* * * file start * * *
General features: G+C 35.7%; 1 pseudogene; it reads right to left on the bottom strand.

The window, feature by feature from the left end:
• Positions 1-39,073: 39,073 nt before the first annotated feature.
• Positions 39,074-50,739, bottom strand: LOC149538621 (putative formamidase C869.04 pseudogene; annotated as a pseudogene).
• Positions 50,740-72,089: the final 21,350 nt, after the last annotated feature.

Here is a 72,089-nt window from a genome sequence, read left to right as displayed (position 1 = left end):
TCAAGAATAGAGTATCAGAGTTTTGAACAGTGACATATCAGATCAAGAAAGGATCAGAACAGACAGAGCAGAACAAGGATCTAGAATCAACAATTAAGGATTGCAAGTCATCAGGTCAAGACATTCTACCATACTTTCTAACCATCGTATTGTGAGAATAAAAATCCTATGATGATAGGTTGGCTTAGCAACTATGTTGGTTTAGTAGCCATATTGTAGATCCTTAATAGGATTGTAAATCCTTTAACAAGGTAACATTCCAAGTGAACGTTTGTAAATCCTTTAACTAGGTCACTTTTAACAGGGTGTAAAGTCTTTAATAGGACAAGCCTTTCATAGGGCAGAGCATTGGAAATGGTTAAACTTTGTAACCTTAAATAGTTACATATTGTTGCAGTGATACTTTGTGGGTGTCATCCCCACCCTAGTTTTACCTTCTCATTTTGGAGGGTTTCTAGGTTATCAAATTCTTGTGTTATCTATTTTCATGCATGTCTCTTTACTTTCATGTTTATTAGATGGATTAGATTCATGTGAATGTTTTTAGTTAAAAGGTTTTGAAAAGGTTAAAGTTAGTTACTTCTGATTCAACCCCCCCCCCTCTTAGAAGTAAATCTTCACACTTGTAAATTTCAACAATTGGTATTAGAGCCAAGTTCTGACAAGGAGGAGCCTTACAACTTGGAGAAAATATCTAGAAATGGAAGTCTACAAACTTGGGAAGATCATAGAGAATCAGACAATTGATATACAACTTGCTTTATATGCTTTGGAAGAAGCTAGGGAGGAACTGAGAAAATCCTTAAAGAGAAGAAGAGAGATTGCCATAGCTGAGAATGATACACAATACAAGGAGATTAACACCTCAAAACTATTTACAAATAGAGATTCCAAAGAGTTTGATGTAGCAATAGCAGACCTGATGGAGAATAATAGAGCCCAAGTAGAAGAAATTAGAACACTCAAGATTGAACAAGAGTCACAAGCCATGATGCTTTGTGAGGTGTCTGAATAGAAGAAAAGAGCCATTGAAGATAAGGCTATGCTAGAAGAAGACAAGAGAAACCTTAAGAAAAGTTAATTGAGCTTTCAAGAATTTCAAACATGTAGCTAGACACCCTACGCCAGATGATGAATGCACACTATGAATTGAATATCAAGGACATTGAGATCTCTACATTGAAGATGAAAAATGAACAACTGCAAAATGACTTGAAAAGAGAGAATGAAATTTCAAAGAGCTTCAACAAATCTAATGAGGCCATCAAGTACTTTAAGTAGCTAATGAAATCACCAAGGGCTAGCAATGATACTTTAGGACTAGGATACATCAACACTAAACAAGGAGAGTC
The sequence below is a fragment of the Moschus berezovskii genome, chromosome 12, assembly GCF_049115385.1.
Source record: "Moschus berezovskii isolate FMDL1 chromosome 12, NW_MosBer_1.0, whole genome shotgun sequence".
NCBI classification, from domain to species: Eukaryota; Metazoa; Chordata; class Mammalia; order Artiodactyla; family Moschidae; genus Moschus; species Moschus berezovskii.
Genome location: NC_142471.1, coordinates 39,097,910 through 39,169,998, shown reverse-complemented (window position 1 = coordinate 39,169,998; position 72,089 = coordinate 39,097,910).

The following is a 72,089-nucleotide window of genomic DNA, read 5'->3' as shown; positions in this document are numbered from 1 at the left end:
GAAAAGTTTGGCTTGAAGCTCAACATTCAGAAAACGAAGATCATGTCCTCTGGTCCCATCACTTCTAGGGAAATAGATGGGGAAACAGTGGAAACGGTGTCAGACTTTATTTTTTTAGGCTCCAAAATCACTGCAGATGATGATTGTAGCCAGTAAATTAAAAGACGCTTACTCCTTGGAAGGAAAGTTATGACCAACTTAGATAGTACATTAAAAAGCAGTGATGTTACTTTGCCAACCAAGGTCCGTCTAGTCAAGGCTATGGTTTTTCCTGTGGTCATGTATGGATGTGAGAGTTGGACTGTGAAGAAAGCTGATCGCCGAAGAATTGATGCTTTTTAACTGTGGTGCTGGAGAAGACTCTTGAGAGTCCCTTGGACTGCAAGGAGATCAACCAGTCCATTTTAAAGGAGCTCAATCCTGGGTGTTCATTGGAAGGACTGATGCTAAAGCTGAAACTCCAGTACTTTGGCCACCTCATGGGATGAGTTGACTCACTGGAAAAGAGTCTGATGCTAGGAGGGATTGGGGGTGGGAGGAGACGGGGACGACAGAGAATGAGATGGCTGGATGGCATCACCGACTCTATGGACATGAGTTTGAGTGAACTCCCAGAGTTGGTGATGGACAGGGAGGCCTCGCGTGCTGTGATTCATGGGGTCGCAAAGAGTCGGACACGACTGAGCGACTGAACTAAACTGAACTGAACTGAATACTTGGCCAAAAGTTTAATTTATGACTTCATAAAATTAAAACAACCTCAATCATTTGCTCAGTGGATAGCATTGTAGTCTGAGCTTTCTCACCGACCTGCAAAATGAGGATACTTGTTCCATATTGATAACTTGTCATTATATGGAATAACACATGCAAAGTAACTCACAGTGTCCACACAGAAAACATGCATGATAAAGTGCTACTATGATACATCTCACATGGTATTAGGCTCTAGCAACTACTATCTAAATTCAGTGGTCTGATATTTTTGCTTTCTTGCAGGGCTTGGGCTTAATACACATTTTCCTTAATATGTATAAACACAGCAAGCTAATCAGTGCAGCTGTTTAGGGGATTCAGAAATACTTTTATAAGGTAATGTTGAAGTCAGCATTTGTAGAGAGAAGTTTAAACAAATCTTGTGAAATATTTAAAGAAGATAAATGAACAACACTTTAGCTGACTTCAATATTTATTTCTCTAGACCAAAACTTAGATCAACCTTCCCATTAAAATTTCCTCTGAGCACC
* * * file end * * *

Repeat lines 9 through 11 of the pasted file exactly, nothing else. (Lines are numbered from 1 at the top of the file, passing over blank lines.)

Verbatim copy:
Source record: "Moschus berezovskii isolate FMDL1 chromosome 12, NW_MosBer_1.0, whole genome shotgun sequence".
NCBI classification, from domain to species: Eukaryota; Metazoa; Chordata; class Mammalia; order Artiodactyla; family Moschidae; genus Moschus; species Moschus berezovskii.
Genome location: NC_142471.1, coordinates 39,097,910 through 39,169,998, shown reverse-complemented (window position 1 = coordinate 39,169,998; position 72,089 = coordinate 39,097,910).